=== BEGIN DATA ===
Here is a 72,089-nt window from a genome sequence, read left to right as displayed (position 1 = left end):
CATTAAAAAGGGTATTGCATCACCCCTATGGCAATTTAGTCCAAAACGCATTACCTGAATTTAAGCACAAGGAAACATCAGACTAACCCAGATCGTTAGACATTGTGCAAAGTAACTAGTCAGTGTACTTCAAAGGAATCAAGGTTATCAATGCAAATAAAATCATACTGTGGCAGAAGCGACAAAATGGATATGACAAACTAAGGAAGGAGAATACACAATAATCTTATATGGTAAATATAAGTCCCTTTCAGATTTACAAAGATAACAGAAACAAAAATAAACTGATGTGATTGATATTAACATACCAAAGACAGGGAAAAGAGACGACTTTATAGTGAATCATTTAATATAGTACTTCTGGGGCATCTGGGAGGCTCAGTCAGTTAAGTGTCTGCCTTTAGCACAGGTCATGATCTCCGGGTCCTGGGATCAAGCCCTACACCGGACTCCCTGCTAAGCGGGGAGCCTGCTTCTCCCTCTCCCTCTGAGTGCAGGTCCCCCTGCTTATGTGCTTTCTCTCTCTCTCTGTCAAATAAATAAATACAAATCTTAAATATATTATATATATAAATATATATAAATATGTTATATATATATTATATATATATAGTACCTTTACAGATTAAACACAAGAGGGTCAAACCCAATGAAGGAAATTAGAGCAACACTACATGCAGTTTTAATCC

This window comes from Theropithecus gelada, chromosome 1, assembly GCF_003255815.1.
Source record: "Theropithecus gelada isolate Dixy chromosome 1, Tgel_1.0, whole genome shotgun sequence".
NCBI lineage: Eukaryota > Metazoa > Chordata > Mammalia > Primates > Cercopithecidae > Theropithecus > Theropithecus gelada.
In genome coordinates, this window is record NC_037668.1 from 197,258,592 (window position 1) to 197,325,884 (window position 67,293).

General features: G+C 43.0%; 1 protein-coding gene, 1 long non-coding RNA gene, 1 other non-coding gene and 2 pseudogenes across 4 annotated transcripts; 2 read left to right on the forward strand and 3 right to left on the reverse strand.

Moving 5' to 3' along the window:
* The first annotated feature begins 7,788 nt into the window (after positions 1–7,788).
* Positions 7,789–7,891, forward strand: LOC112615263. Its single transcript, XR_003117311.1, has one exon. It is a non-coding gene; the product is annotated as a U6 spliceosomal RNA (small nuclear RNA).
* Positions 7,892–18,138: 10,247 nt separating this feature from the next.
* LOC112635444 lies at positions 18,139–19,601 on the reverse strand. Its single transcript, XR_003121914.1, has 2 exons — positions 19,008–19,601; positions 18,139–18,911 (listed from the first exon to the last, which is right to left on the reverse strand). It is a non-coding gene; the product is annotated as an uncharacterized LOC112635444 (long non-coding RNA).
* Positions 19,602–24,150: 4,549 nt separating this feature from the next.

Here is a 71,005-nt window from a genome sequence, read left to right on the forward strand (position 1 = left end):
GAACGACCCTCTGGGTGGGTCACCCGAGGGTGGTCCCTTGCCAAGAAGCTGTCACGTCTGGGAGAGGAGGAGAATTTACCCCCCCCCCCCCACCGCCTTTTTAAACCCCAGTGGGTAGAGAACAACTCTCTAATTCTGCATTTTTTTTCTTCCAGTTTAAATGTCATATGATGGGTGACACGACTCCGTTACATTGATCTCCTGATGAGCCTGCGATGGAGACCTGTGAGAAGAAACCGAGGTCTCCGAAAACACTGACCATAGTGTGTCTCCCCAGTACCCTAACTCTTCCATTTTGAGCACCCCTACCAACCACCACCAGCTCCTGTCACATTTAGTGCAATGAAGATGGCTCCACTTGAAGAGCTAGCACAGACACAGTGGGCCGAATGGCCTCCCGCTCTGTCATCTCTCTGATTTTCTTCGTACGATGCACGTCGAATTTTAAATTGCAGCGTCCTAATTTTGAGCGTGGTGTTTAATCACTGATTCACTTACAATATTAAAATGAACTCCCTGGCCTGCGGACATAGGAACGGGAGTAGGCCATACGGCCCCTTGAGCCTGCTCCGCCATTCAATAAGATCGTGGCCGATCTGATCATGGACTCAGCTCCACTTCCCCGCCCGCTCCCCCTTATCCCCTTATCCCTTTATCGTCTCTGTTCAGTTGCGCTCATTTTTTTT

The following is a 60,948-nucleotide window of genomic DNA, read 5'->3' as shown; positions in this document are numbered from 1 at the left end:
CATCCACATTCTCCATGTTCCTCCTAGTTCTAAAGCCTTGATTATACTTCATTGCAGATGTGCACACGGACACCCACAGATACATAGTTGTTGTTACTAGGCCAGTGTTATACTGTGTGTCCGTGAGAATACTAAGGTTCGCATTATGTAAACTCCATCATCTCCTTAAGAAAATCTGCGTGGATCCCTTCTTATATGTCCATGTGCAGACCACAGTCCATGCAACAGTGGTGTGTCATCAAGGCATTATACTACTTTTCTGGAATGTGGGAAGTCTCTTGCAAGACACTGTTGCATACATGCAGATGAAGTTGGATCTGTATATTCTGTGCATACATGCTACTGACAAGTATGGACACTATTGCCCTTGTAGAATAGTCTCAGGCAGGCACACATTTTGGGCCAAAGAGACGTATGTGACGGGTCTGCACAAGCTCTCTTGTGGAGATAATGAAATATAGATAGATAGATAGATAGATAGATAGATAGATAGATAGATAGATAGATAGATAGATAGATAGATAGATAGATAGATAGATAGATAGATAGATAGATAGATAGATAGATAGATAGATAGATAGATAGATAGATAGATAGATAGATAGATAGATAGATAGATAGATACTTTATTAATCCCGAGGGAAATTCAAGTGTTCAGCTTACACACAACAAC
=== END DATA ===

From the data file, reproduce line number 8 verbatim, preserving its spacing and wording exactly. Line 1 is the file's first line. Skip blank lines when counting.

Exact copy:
Moving 5' to 3' along the window: